How diet can help reduce postpartum urinary incontinence

Written by Inceptive
Estimated reading time: 4 minutes
How diet can help reduce postpartum urinary incontinence

As all mothers know, pregnancy and childbirth brings a lot of changes. There is no part of your mind, body or life that is left unchanged after you have a child! Unfortunately, alongside the joy and love that your baby brings, there can be a lot of less pleasant side effects. One of those, urinary incontinence, can be a particularly unpleasant experience. It is also an extremely normal and common one - 33% of people experience urinary incontinence after giving birth[1]. 

It is no wonder that birth causes urinary incontinence. Carrying and delivering a child puts an unbelievable amount of stress on your pelvic floor as well as your bladder. Starting from about the eighth week of pregnancy, the uterus appears to interfere with pelvic floor muscle activity, and pregnancy itself is associated with bladder issues such as decreased urethral resistance, bladder neck lowering, increased bladder mobility and decreased pelvic floor muscle strength. Childbirth with a vaginal delivery also can cause denervation of the pelvic floor muscle, and connective tissues supports of the bladder and urethra can be affected. 

Given all this information, it’s not surprising that many new mothers find themselves experiencing one form or another of urinary incontinence. In Inceptive's class, ‘Managing Urinary Incontinence After Childbirth,’ led by Annemarie Everett, PT, DPT, WCS, new mothers can learn what they can do to reduce urinary incontinence and what treatments are available to new mothers with urinary incontinence. Dr. Everett is a board certified Women’s Health Specialist with a doctorate in physical therapy, and has several years of experience helping women through pelvic and pre/postpartum physical therapy. 

According to Dr. Everett, there are five types of urinary incontinence: stress, urge, mixed, post-void dribble, and overflow. Only one of these types may be experienced, or a new mother might find herself experiencing a mixture of them, depending on different factors. The treatment for urinary incontinence depends on the type that you have, and in some cases a mixture of treatments might be recommended. 

The two best known treatments for urinary incontinence are pelvic floor muscle training (also known as Kegels) and bladder training. Pelvic floor muscle training is often prescribed for stress incontinence, which is when the downward pressure on the bladder exceeds the body’s ability to match it and keep urine in, such as when coughing, sneezing or jumping. Bladder training is often prescribed for urge incontinence, which is when the bladder is triggered to contract and the mechanisms providing continence are unable to prevent urine from leaking out, such as when you put your key in the front door when you desperately need to pee.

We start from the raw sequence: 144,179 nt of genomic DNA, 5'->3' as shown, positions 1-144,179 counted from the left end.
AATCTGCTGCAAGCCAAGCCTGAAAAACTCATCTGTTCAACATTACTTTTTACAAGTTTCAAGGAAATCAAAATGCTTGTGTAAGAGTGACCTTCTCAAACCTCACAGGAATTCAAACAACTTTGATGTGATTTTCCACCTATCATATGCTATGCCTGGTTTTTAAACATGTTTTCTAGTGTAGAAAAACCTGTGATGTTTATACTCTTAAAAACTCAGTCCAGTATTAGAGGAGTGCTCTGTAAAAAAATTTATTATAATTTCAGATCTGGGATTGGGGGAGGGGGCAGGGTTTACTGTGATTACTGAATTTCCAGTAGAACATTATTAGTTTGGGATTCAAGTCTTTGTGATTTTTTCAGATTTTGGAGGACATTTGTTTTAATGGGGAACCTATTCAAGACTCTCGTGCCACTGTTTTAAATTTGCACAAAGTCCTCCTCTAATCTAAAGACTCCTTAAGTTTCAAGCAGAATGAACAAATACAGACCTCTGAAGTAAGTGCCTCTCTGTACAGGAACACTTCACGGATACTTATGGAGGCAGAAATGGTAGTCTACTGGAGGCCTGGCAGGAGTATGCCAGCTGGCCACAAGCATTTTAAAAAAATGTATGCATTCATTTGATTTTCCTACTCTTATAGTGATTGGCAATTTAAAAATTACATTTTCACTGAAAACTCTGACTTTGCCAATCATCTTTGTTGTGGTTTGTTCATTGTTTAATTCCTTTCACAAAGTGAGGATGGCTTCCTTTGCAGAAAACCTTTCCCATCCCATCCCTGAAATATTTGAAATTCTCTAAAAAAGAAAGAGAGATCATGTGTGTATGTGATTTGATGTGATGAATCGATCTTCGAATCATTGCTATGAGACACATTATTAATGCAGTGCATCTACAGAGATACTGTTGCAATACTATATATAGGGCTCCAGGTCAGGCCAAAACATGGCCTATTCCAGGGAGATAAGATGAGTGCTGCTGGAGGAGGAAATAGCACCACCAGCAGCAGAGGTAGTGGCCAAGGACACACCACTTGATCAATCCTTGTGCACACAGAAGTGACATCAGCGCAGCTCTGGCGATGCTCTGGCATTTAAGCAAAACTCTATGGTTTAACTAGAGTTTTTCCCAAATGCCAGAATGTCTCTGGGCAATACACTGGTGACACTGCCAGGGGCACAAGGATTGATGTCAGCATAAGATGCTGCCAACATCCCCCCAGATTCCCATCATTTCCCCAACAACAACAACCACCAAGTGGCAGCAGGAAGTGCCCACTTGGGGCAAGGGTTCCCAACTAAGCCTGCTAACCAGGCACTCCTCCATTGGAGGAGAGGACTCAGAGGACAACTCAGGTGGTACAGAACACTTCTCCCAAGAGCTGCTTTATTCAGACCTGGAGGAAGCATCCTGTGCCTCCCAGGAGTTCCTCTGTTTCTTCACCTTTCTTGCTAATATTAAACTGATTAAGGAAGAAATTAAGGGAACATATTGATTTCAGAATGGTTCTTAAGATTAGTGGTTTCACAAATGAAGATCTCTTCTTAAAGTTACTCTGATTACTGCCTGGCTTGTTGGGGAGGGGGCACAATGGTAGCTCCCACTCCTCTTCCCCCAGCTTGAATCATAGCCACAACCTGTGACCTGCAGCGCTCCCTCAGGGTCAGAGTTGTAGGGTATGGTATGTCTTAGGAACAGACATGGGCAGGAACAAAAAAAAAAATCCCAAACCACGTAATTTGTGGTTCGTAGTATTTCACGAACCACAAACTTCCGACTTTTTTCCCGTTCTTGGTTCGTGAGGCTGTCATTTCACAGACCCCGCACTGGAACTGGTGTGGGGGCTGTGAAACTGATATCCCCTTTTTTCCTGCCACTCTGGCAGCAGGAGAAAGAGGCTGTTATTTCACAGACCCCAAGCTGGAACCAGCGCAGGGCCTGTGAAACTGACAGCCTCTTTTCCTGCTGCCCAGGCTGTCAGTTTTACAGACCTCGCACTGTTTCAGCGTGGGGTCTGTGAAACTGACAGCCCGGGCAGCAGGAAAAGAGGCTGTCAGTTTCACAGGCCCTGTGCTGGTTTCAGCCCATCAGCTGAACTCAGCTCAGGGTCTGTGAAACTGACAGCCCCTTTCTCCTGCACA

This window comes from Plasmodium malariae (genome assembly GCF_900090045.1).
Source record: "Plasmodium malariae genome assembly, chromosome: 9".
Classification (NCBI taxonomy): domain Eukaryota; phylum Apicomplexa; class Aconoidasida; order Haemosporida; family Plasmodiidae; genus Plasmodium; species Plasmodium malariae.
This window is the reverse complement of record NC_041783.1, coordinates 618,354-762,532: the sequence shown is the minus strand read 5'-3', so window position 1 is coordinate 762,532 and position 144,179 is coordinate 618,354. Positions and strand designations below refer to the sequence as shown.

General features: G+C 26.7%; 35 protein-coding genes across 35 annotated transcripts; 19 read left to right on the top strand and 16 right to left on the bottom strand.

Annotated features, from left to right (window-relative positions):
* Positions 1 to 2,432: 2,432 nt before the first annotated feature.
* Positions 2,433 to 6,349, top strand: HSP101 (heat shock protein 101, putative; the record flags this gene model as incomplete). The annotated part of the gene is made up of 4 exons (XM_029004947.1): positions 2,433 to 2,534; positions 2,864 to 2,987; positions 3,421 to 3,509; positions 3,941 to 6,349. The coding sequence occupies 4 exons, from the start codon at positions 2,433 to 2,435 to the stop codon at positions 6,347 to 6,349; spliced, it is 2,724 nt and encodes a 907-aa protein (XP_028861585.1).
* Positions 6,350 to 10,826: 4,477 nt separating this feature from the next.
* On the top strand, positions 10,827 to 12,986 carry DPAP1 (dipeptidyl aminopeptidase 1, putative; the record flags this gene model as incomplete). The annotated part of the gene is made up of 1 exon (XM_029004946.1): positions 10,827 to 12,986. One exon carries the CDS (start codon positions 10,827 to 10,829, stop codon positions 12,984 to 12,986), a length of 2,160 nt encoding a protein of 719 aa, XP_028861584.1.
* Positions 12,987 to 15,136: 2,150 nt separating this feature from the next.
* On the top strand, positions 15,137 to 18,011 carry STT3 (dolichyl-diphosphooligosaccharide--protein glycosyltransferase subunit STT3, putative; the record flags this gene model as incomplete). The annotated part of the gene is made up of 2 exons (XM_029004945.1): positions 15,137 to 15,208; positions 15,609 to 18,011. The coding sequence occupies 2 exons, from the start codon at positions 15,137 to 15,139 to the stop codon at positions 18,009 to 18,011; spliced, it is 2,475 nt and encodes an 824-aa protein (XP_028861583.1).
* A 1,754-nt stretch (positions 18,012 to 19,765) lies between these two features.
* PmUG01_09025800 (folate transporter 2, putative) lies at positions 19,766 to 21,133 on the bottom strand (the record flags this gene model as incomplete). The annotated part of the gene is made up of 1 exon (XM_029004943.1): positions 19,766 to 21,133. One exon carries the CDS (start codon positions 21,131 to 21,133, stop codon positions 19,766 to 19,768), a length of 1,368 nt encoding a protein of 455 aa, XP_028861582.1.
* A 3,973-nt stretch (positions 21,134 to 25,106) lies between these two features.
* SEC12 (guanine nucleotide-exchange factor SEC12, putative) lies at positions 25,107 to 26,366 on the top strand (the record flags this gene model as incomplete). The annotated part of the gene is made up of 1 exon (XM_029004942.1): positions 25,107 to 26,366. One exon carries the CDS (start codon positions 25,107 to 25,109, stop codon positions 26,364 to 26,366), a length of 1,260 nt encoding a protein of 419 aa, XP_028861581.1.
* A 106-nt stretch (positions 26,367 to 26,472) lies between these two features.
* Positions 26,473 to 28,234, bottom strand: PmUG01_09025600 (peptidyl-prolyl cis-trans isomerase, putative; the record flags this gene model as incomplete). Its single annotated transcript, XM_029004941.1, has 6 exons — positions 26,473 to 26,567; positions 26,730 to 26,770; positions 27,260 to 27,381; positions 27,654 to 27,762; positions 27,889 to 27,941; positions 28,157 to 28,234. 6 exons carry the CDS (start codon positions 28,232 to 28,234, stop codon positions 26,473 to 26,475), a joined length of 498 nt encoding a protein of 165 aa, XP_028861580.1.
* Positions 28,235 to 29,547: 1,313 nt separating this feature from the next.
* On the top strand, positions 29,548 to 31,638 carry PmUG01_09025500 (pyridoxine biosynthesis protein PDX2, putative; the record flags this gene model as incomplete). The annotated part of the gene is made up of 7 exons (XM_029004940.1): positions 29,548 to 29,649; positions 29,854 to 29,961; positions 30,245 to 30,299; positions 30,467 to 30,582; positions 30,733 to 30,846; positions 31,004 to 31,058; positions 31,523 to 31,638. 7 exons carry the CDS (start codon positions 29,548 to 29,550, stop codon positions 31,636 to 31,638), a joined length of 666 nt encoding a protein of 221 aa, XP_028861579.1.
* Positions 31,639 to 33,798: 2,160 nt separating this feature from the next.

However, there is a third treatment that may help new mothers reduce their urinary incontinence. According to Dr. Everett, your diet can have a direct effect on your bladder, and many types of food can irritate your bladder lining, increasing feelings of urinary frequency or urgency. If a new mother is experiencing urinary incontinence, making some dietary adjustments can reduce the likelihood of leaking. 

Certain foods and beverages might irritate your bladder
Certain foods and beverages might irritate your bladder

Which foods are bladder irritants? Well, some are not very surprising - spicy foods and caffeinated drinks can irritate a bladder, which you might have guessed, but even decaf coffee and herbal tea can be irritants. Anything with a lot of citric acid, like lemon, can be an issue, as well as carbonated drinks and many fruit and vegetable juices. You may also want to avoid tomatoes, apples, cranberries, dairy, vinegar and artificial sweeteners.

Consider avoiding these probable bladder irritant foods for about a week to see if your symptoms improve. Then slowly every one to two days, add one back into your diet and note any changes in urinary urgency, frequency or incontinence. Even if you decide that you don’t want to completely cut out some of these irritants (and who would blame you for not wanting to cut caffeine out again!), reducing their intake or simply knowing what they are and the effect that they have can help you regain a sense of control. 

This type of dietary adjustment can help new mothers with both urge and stress incontinence, and is often prescribed in conjunction with one of the other treatments previously mentioned. Most mothers find that their pelvic floor muscle returns to normal function within a year of delivery, so don’t worry, these changes are not usually permanent! They just require a little effort and understanding, not to mention some treatment, to resolve. 

In tackling urinary incontinence after childbirth, there are a lot of options out there for new mothers, as well as plenty of specialists that can help create a treatment plan that is personalized for your needs. For more information about the other treatments available for urinary incontinence, enroll in Dr. Everett’s class ‘Managing Urinary Incontinence After Childbirth.’

[1] Thom, David & Rortveit, Guri. (2010). Prevalence of postpartum urinary incontinence: A systematic review. Acta obstetricia et gynecologica Scandinavica. 89. 1511-22. 10.3109/00016349.2010.526188.

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